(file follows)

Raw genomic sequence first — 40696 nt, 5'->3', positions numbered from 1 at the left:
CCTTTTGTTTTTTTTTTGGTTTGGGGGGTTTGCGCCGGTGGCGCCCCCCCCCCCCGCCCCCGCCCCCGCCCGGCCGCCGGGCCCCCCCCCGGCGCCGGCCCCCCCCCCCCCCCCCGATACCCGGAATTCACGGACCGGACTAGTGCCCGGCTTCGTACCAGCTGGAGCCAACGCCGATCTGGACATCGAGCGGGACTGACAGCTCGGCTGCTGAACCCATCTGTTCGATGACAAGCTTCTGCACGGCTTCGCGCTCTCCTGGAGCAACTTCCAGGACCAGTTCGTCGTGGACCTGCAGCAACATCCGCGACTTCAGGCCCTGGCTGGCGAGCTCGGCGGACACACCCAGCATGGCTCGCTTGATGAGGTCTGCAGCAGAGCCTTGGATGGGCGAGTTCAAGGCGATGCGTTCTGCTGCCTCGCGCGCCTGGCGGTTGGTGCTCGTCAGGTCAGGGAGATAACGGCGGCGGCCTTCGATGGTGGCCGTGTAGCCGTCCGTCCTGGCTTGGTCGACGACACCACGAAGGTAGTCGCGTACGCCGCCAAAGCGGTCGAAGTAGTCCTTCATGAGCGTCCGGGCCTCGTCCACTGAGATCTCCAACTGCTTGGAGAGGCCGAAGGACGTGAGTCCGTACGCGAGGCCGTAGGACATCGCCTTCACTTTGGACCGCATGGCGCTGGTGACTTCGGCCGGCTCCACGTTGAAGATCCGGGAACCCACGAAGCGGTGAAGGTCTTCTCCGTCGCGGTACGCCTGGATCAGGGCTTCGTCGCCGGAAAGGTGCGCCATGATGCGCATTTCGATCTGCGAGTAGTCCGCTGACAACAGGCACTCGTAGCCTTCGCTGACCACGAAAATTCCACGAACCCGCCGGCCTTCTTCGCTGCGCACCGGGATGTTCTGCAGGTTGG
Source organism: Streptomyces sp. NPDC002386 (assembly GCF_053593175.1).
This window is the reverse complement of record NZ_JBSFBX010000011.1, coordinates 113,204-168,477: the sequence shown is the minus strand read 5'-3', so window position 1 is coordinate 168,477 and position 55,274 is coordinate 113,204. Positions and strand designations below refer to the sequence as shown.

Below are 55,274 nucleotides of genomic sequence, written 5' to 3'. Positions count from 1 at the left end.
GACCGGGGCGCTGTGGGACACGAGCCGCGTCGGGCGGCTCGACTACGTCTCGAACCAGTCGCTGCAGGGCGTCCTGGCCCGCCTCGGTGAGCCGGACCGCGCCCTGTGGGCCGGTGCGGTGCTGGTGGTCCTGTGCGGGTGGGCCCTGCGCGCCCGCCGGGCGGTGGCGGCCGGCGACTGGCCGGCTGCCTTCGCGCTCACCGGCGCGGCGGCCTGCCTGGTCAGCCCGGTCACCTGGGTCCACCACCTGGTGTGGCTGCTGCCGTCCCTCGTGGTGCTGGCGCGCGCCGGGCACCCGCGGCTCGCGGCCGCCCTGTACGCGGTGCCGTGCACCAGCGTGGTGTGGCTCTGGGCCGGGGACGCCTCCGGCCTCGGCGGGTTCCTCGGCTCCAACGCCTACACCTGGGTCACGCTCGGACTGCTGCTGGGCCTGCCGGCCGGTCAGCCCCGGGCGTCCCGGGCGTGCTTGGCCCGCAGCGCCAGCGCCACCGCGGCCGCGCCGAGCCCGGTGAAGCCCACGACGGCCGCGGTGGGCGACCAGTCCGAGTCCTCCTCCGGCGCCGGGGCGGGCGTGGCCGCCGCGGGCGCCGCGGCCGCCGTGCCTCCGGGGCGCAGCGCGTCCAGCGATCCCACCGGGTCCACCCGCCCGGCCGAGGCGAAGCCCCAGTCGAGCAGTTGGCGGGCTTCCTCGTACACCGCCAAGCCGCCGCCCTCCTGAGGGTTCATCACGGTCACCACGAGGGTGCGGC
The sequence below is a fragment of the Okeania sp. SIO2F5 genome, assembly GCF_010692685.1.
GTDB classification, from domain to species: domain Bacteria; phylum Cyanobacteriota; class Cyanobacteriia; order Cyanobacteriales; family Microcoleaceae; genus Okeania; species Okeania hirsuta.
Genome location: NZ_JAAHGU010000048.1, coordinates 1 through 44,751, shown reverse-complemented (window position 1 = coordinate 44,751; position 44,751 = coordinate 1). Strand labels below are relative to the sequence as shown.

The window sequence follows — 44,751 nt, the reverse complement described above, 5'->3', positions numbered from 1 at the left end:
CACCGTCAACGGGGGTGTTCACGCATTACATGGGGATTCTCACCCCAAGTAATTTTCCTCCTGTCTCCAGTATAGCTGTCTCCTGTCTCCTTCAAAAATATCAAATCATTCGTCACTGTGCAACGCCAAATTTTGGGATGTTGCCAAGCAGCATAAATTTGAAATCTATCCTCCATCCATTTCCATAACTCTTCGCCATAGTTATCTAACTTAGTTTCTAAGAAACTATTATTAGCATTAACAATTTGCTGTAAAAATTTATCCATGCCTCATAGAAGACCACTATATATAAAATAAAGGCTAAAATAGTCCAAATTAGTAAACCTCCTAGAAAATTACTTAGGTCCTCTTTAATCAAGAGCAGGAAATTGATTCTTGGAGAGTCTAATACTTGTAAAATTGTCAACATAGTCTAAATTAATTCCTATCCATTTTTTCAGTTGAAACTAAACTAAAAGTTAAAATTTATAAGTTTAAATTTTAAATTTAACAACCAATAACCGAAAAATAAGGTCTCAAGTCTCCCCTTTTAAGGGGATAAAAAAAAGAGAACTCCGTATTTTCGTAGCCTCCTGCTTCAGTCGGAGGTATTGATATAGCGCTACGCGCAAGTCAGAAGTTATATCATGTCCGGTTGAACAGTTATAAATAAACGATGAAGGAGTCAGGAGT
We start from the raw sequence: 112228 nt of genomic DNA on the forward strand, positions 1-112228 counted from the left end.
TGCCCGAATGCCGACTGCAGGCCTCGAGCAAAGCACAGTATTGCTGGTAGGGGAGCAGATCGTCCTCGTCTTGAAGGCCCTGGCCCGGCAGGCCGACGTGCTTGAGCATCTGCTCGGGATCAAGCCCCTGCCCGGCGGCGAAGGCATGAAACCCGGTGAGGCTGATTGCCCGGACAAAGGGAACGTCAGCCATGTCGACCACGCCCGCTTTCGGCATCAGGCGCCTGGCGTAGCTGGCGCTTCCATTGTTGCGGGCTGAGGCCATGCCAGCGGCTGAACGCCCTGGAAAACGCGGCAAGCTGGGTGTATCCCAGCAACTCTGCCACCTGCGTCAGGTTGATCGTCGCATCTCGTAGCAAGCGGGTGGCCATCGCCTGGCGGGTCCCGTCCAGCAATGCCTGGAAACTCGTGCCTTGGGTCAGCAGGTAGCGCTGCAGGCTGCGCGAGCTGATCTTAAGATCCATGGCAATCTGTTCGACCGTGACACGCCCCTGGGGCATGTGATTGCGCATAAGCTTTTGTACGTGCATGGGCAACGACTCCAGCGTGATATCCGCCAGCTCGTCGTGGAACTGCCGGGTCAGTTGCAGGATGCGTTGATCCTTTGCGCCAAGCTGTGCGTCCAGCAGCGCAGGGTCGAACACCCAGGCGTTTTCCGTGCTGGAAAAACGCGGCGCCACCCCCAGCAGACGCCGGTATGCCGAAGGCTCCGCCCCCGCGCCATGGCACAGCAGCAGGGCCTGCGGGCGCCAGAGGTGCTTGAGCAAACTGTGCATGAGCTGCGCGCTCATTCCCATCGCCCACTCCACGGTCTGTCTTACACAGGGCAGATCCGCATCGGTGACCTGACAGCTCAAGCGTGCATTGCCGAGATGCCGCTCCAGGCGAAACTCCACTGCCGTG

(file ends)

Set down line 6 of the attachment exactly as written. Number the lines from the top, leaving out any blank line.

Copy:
GACCGGGGCGCTGTGGGACACGAGCCGCGTCGGGCGGCTCGACTACGTCTCGAACCAGTCGCTGCAGGGCGTCCTGGCCCGCCTCGGTGAGCCGGACCGCGCCCTGTGGGCCGGTGCGGTGCTGGTGGTCCTGTGCGGGTGGGCCCTGCGCGCCCGCCGGGCGGTGGCGGCCGGCGACTGGCCGGCTGCCTTCGCGCTCACCGGCGCGGCGGCCTGCCTGGTCAGCCCGGTCACCTGGGTCCACCACCTGGTGTGGCTGCTGCCGTCCCTCGTGGTGCTGGCGCGCGCCGGGCACCCGCGGCTCGCGGCCGCCCTGTACGCGGTGCCGTGCACCAGCGTGGTGTGGCTCTGGGCCGGGGACGCCTCCGGCCTCGGCGGGTTCCTCGGCTCCAACGCCTACACCTGGGTCACGCTCGGACTGCTGCTGGGCCTGCCGGCCGGTCAGCCCCGGGCGTCCCGGGCGTGCTTGGCCCGCAGCGCCAGCGCCACCGCGGCCGCGCCGAGCCCGGTGAAGCCCACGACGGCCGCGGTGGGCGACCAGTCCGAGTCCTCCTCCGGCGCCGGGGCGGGCGTGGCCGCCGCGGGCGCCGCGGCCGCCGTGCCTCCGGGGCGCAGCGCGTCCAGCGATCCCACCGGGTCCACCCGCCCGGCCGAGGCGAAGCCCCAGTCGAGCAGTTGGCGGGCTTCCTCGTACACCGCCAAGCCGCCGCCCTCCTGAGGGTTCATCACGGTCACCACGAGGGTGCGGC